August 11, 2012

Some good news: Maine lobster returns to Canada

Meanwhile, LePage's administration meets with lobster processors to discuss long-term solutions to the oversupply.

By Eric Russell erussell@pressherald.com
Staff Writer

and Steve Mistler smistler@pressherald.com
Staff Writer

(Continued from page 1)

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Robert F. Bukaty/The Associated Press Maine lobstermen take a break while doing maintenance work in Portland on Thursday. More than half of all lobsters caught in Maine goes to Canada for processing, but in a meeting Friday state officials began talking about increasing processing capacity in Maine.

AP

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John Hathaway, president of Shucks Maine Lobster, said, "(Maine’s lobster industry is hurt by) a foolish business model. ... What we need to do is add value and jobs here.”

Joe Phelan / Staff Photographer

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"That's what I would call a foolish business model," Hathaway said. "What we need to do is add value and jobs here."

LePage declined to speak to reporters after the meeting. But in his weekly radio address Saturday, he will say the Canadian situation "is all about money."

The governor, who on Friday lifted the customary embargo on his weekly address, plans to highlight Maine's dependence on Canadian processors, which take as much as 70 percent of the state's catch.

"Processors are paying only a fraction of the true cost due to the abundance of lobster and lack of processing capacity here in Maine," the address reads.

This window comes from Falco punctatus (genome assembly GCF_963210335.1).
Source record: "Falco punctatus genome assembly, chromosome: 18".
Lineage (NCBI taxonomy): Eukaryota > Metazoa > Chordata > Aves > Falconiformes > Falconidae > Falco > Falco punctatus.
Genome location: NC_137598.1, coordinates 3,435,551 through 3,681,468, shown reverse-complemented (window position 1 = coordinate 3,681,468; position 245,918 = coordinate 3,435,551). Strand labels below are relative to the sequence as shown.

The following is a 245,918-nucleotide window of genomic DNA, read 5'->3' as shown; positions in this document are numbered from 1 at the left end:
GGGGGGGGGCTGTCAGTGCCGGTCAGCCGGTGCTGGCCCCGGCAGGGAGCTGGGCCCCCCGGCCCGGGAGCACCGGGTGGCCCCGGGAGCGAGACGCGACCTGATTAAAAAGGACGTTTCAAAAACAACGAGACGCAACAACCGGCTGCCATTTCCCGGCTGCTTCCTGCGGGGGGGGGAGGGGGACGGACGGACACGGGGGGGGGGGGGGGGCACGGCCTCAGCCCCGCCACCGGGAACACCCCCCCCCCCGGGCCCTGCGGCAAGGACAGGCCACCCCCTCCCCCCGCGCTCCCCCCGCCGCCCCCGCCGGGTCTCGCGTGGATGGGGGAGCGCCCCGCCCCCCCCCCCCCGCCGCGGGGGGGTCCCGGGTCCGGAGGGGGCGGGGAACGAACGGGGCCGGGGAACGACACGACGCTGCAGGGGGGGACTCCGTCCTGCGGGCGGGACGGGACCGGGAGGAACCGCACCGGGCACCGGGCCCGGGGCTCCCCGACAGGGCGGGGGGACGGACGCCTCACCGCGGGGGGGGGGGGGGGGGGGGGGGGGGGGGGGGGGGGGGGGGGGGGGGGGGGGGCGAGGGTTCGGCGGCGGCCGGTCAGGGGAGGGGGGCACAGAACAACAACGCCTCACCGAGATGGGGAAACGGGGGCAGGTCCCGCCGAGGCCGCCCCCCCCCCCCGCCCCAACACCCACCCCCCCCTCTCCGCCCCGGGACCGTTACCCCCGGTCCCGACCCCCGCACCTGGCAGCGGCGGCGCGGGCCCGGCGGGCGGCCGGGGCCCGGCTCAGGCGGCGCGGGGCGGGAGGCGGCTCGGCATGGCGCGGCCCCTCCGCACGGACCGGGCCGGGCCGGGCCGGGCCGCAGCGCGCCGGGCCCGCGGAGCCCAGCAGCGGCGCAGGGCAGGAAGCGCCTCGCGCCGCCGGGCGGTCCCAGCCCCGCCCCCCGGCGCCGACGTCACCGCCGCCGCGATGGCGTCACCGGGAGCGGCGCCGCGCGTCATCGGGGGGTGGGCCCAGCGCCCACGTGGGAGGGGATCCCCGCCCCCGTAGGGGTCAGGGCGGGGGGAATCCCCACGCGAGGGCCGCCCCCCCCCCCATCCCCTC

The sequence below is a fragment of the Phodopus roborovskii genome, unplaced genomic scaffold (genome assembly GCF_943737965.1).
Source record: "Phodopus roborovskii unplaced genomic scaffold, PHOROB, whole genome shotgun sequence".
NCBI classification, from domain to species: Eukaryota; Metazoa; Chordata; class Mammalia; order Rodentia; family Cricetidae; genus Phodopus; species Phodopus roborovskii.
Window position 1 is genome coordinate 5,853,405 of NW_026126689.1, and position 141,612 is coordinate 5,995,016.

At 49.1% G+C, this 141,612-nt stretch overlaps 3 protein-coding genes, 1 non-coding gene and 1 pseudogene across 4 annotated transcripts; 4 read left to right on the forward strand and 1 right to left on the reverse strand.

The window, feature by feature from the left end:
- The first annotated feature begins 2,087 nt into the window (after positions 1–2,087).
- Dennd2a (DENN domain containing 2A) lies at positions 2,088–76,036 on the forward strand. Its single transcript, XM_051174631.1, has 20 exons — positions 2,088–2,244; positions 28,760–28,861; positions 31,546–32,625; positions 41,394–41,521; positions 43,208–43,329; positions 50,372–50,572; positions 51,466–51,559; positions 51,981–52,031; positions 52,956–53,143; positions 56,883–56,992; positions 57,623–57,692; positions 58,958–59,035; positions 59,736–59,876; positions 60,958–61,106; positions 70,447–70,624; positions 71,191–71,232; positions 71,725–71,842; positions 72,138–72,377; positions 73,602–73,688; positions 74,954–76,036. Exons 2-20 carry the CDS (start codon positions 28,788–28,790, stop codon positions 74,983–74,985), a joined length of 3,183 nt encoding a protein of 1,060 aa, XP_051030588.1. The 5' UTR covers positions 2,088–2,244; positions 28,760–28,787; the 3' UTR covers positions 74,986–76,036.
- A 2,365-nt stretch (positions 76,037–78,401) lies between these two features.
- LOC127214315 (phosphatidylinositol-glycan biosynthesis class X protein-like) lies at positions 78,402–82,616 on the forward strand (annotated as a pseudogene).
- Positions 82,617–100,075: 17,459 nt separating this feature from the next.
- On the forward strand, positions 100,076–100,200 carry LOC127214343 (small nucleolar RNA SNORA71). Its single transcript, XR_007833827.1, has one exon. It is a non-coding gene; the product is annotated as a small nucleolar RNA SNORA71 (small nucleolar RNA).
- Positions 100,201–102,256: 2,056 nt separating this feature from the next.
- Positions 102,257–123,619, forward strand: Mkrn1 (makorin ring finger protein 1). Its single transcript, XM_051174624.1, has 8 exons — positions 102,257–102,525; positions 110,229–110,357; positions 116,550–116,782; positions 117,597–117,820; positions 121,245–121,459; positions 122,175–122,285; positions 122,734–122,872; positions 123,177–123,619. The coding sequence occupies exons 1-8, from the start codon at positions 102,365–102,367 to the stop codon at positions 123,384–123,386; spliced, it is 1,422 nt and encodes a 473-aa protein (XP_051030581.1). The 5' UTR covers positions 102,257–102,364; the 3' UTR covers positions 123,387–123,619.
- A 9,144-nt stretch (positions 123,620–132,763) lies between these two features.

The state has three major processors. LePage says there aren't more because of the state's "high cost of doing business," caused by its high energy prices and environmental regulations.

"Getting our lobsters delivered and processed in Canada helps in the short-term, but Maine needs a permanent solution," the address says.

"We need more processing capacity. After all, the Maine lobster is world renown. We must be in a position to add value to our product instead of Canada gaining all the added value."

Keliher reported that the 10-day injunction on protests in Canada appeared to be working. He said he hopes tension will subside as New Brunswick fishermen resume fishing next week.

Keliher said the injunction came just in time. Another two days, he said, and the Maine catch could have been sitting on docks to rot.

 

The Associated Press contributed to this report.

 

Staff Writer Eric Russell can be contacted at 791- 6344 or at:

erussell@mainetoday.com

 

Staff Writer Steve Mistler can be contacted at 791- 6345 or at:

smistler@mainetoday.com

 

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Said Patrick Keliher of the Department of Marine Resources: “I want to stress that this is just the beginning of a fact-finding mission.”

Joe Phelan / Staff Photographer

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Linda Bean, owner of Linda Bean’s Perfect Maine LLC, said “I’m not a protectionist, but we need protection or else we won’t be able to sell in volume.”

Joe Phelan / Staff Photographer

 


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